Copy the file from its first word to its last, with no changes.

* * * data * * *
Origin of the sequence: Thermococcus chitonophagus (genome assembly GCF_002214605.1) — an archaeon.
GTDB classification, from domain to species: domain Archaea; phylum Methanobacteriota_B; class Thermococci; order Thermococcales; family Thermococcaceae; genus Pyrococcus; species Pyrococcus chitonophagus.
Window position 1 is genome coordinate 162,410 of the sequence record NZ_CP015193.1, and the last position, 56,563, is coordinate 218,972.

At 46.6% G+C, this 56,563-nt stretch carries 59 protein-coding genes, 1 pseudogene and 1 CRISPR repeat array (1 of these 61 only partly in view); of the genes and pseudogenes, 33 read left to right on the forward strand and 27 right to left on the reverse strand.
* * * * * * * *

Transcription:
Origin of the sequence: Thermococcus chitonophagus (genome assembly GCF_002214605.1) — an archaeon.
GTDB classification, from domain to species: domain Archaea; phylum Methanobacteriota_B; class Thermococci; order Thermococcales; family Thermococcaceae; genus Pyrococcus; species Pyrococcus chitonophagus.
Window position 1 is genome coordinate 162,410 of the sequence record NZ_CP015193.1, and the last position, 56,563, is coordinate 218,972.

At 46.6% G+C, this 56,563-nt stretch carries 59 protein-coding genes, 1 pseudogene and 1 CRISPR repeat array (1 of these 61 only partly in view); of the genes and pseudogenes, 33 read left to right on the forward strand and 27 right to left on the reverse strand.